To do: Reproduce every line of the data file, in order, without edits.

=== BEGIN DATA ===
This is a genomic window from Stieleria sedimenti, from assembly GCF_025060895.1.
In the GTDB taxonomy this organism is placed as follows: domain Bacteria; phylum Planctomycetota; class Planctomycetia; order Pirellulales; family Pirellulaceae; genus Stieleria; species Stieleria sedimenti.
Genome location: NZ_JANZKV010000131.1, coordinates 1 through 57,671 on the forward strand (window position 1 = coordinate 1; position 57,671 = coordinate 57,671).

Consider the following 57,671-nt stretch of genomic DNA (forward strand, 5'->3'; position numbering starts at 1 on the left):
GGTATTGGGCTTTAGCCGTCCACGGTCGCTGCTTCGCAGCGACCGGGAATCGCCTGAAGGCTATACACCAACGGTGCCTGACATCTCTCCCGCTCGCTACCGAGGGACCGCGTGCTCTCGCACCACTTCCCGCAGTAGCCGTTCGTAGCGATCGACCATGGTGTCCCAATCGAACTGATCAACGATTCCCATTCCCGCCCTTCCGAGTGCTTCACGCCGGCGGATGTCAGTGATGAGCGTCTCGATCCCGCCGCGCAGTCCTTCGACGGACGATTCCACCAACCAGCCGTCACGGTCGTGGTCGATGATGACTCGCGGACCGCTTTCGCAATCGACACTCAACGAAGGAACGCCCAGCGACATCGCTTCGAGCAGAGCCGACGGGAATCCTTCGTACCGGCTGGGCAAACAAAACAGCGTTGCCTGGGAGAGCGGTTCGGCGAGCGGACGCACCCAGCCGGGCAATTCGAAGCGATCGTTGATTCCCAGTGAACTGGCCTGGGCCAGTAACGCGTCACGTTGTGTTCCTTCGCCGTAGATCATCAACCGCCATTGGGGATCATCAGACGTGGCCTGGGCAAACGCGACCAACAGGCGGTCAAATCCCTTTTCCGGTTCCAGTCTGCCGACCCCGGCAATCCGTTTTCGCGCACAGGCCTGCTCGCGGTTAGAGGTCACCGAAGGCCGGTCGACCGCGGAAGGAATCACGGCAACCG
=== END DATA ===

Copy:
This is a genomic window from Stieleria sedimenti, from assembly GCF_025060895.1.
In the GTDB taxonomy this organism is placed as follows: domain Bacteria; phylum Planctomycetota; class Planctomycetia; order Pirellulales; family Pirellulaceae; genus Stieleria; species Stieleria sedimenti.
Genome location: NZ_JANZKV010000131.1, coordinates 1 through 57,671 on the forward strand (window position 1 = coordinate 1; position 57,671 = coordinate 57,671).

Consider the following 57,671-nt stretch of genomic DNA (forward strand, 5'->3'; position numbering starts at 1 on the left):
GGTATTGGGCTTTAGCCGTCCACGGTCGCTGCTTCGCAGCGACCGGGAATCGCCTGAAGGCTATACACCAACGGTGCCTGACATCTCTCCCGCTCGCTACCGAGGGACCGCGTGCTCTCGCACCACTTCCCGCAGTAGCCGTTCGTAGCGATCGACCATGGTGTCCCAATCGAACTGATCAACGATTCCCATTCCCGCCCTTCCGAGTGCTTCACGCCGGCGGATGTCAGTGATGAGCGTCTCGATCCCGCCGCGCAGTCCTTCGACGGACGATTCCACCAACCAGCCGTCACGGTCGTGGTCGATGATGACTCGCGGACCGCTTTCGCAATCGACACTCAACGAAGGAACGCCCAGCGACATCGCTTCGAGCAGAGCCGACGGGAATCCTTCGTACCGGCTGGGCAAACAAAACAGCGTTGCCTGGGAGAGCGGTTCGGCGAGCGGACGCACCCAGCCGGGCAATTCGAAGCGATCGTTGATTCCCAGTGAACTGGCCTGGGCCAGTAACGCGTCACGTTGTGTTCCTTCGCCGTAGATCATCAACCGCCATTGGGGATCATCAGACGTGGCCTGGGCAAACGCGACCAACAGGCGGTCAAATCCCTTTTCCGGTTCCAGTCTGCCGACCCCGGCAATCCGTTTTCGCGCACAGGCCTGCTCGCGGTTAGAGGTCACCGAAGGCCGGTCGACCGCGGAAGGAATCACGGCAACCG